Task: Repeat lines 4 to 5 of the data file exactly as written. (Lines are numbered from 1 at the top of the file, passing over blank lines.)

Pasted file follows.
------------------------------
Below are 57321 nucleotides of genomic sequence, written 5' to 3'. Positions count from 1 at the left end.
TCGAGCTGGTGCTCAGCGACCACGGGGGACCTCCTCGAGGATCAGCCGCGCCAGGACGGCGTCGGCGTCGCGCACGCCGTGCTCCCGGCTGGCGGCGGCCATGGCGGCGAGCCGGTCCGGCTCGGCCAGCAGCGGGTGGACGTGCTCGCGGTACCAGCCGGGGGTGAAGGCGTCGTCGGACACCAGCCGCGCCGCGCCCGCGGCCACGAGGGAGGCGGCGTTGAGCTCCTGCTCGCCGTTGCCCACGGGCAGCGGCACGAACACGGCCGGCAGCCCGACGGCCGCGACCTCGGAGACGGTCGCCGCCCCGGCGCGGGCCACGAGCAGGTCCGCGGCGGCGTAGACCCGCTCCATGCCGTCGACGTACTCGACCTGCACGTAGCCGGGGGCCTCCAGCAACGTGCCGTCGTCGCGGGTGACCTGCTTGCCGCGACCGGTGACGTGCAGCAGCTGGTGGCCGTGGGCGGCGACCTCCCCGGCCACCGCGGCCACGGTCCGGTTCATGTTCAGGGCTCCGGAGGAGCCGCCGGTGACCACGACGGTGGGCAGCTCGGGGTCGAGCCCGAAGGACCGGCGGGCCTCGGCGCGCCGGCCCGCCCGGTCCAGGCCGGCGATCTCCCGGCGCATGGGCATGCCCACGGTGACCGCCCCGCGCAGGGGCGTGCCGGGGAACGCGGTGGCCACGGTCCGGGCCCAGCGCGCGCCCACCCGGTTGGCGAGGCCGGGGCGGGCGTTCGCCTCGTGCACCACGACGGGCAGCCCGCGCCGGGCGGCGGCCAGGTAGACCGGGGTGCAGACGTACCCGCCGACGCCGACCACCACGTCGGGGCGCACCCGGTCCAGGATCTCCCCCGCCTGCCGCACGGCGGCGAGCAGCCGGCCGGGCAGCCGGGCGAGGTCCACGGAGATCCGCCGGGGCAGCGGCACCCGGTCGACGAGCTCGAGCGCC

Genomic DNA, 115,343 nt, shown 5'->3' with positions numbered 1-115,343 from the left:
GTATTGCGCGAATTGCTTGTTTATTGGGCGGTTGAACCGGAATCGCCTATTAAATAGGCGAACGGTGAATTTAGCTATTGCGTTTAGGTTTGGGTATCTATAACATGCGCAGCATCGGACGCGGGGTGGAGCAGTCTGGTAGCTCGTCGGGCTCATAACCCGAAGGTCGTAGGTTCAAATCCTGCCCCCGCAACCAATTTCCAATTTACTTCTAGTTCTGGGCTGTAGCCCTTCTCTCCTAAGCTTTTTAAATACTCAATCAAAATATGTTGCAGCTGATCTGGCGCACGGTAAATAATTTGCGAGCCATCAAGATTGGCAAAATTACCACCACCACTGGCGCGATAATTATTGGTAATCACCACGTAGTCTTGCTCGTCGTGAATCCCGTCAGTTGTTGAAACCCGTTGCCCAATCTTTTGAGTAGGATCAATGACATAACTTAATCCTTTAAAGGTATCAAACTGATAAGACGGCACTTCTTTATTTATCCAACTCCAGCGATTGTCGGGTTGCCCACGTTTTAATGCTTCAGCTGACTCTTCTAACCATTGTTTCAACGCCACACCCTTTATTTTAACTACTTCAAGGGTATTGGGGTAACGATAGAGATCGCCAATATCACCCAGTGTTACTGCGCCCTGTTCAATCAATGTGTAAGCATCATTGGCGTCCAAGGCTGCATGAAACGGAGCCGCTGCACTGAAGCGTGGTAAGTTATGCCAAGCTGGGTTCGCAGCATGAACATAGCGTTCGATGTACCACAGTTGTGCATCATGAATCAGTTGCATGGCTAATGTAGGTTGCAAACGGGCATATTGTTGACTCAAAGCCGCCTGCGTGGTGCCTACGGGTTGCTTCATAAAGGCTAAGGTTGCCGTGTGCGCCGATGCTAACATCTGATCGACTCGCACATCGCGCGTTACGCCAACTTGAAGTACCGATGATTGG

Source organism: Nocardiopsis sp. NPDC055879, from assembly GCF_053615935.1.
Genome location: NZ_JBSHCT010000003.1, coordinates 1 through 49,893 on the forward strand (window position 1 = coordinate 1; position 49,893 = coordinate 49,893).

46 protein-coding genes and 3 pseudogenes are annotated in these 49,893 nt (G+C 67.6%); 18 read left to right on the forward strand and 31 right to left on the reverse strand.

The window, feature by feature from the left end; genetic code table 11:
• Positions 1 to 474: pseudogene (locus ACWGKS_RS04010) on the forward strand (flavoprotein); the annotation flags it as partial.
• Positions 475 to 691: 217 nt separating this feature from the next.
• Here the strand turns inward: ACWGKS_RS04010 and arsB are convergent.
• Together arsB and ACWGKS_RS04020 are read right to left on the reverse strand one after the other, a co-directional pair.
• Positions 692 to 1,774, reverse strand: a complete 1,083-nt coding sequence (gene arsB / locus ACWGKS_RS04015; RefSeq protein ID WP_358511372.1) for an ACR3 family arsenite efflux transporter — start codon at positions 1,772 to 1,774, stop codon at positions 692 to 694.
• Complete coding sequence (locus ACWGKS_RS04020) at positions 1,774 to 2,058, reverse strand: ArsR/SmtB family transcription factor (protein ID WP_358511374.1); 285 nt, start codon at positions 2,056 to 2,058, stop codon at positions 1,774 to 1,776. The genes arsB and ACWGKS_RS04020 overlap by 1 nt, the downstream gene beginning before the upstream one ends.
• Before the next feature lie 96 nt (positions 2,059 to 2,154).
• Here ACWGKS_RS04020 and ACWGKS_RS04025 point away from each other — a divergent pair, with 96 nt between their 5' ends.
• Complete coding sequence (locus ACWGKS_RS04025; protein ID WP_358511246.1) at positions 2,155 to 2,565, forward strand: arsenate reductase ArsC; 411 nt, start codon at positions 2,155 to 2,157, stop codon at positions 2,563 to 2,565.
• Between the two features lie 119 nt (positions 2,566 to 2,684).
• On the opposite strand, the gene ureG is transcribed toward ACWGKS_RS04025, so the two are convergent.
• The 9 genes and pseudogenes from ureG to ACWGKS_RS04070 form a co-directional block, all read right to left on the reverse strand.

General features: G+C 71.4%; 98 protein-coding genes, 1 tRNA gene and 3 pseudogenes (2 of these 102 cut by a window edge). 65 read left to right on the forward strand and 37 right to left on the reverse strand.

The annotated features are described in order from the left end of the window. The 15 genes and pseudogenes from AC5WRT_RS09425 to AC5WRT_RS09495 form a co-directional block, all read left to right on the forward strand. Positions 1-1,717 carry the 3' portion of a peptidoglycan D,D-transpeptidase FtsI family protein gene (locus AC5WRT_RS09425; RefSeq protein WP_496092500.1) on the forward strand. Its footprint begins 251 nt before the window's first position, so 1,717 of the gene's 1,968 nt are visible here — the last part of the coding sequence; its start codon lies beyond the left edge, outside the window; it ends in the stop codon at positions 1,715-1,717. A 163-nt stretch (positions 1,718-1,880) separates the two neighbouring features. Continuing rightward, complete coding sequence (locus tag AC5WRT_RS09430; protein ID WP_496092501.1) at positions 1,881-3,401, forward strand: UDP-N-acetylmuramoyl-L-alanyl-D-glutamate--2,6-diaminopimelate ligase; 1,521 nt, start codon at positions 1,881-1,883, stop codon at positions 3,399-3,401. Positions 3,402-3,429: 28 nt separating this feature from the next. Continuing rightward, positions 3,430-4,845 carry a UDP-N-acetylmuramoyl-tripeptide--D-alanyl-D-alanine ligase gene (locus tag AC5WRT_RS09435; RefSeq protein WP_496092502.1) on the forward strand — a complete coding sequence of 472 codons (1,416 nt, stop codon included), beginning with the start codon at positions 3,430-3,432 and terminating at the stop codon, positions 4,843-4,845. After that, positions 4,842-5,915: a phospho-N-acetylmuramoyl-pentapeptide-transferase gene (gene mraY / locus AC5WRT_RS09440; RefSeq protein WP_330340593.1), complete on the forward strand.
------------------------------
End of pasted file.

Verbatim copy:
GTATTGCGCGAATTGCTTGTTTATTGGGCGGTTGAACCGGAATCGCCTATTAAATAGGCGAACGGTGAATTTAGCTATTGCGTTTAGGTTTGGGTATCTATAACATGCGCAGCATCGGACGCGGGGTGGAGCAGTCTGGTAGCTCGTCGGGCTCATAACCCGAAGGTCGTAGGTTCAAATCCTGCCCCCGCAACCAATTTCCAATTTACTTCTAGTTCTGGGCTGTAGCCCTTCTCTCCTAAGCTTTTTAAATACTCAATCAAAATATGTTGCAGCTGATCTGGCGCACGGTAAATAATTTGCGAGCCATCAAGATTGGCAAAATTACCACCACCACTGGCGCGATAATTATTGGTAATCACCACGTAGTCTTGCTCGTCGTGAATCCCGTCAGTTGTTGAAACCCGTTGCCCAATCTTTTGAGTAGGATCAATGACATAACTTAATCCTTTAAAGGTATCAAACTGATAAGACGGCACTTCTTTATTTATCCAACTCCAGCGATTGTCGGGTTGCCCACGTTTTAATGCTTCAGCTGACTCTTCTAACCATTGTTTCAACGCCACACCCTTTATTTTAACTACTTCAAGGGTATTGGGGTAACGATAGAGATCGCCAATATCACCCAGTGTTACTGCGCCCTGTTCAATCAATGTGTAAGCATCATTGGCGTCCAAGGCTGCATGAAACGGAGCCGCTGCACTGAAGCGTGGTAAGTTATGCCAAGCTGGGTTCGCAGCATGAACATAGCGTTCGATGTACCACAGTTGTGCATCATGAATCAGTTGCATGGCTAATGTAGGTTGCAAACGGGCATATTGTTGACTCAAAGCCGCCTGCGTGGTGCCTACGGGTTGCTTCATAAAGGCTAAGGTTGCCGTGTGCGCCGATGCTAACATCTGATCGACTCGCACATCGCGCGTTACGCCAACTTGAAGTACCGATGATTGG

Source organism: Nocardiopsis sp. NPDC055879, from assembly GCF_053615935.1.